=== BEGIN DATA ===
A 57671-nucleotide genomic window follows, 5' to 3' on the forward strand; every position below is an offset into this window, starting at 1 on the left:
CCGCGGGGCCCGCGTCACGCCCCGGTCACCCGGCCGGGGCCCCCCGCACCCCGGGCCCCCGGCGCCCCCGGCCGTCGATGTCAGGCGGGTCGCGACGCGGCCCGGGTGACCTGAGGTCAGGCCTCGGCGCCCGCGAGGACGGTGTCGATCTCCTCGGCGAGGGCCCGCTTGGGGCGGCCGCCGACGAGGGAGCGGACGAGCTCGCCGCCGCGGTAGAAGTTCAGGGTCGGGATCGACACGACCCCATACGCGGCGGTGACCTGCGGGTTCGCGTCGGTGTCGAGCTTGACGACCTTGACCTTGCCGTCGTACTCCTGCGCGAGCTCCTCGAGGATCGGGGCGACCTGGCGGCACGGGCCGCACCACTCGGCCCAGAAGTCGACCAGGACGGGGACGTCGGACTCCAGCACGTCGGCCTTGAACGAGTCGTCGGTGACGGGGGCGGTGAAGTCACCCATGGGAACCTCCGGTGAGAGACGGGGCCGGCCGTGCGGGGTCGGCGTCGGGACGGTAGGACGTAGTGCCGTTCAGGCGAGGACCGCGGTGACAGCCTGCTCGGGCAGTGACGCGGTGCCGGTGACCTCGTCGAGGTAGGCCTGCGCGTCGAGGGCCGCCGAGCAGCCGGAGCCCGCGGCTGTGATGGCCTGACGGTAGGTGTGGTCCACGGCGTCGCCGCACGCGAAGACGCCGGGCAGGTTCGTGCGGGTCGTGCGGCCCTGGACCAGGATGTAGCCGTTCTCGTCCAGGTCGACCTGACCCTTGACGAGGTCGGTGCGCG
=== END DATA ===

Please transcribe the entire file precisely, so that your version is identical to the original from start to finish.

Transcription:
A 57671-nucleotide genomic window follows, 5' to 3' on the forward strand; every position below is an offset into this window, starting at 1 on the left:
CCGCGGGGCCCGCGTCACGCCCCGGTCACCCGGCCGGGGCCCCCCGCACCCCGGGCCCCCGGCGCCCCCGGCCGTCGATGTCAGGCGGGTCGCGACGCGGCCCGGGTGACCTGAGGTCAGGCCTCGGCGCCCGCGAGGACGGTGTCGATCTCCTCGGCGAGGGCCCGCTTGGGGCGGCCGCCGACGAGGGAGCGGACGAGCTCGCCGCCGCGGTAGAAGTTCAGGGTCGGGATCGACACGACCCCATACGCGGCGGTGACCTGCGGGTTCGCGTCGGTGTCGAGCTTGACGACCTTGACCTTGCCGTCGTACTCCTGCGCGAGCTCCTCGAGGATCGGGGCGACCTGGCGGCACGGGCCGCACCACTCGGCCCAGAAGTCGACCAGGACGGGGACGTCGGACTCCAGCACGTCGGCCTTGAACGAGTCGTCGGTGACGGGGGCGGTGAAGTCACCCATGGGAACCTCCGGTGAGAGACGGGGCCGGCCGTGCGGGGTCGGCGTCGGGACGGTAGGACGTAGTGCCGTTCAGGCGAGGACCGCGGTGACAGCCTGCTCGGGCAGTGACGCGGTGCCGGTGACCTCGTCGAGGTAGGCCTGCGCGTCGAGGGCCGCCGAGCAGCCGGAGCCCGCGGCTGTGATGGCCTGACGGTAGGTGTGGTCCACGGCGTCGCCGCACGCGAAGACGCCGGGCAGGTTCGTGCGGGTCGTGCGGCCCTGGACCAGGATGTAGCCGTTCTCGTCCAGGTCGACCTGACCCTTGACGAGGTCGGTGCGCG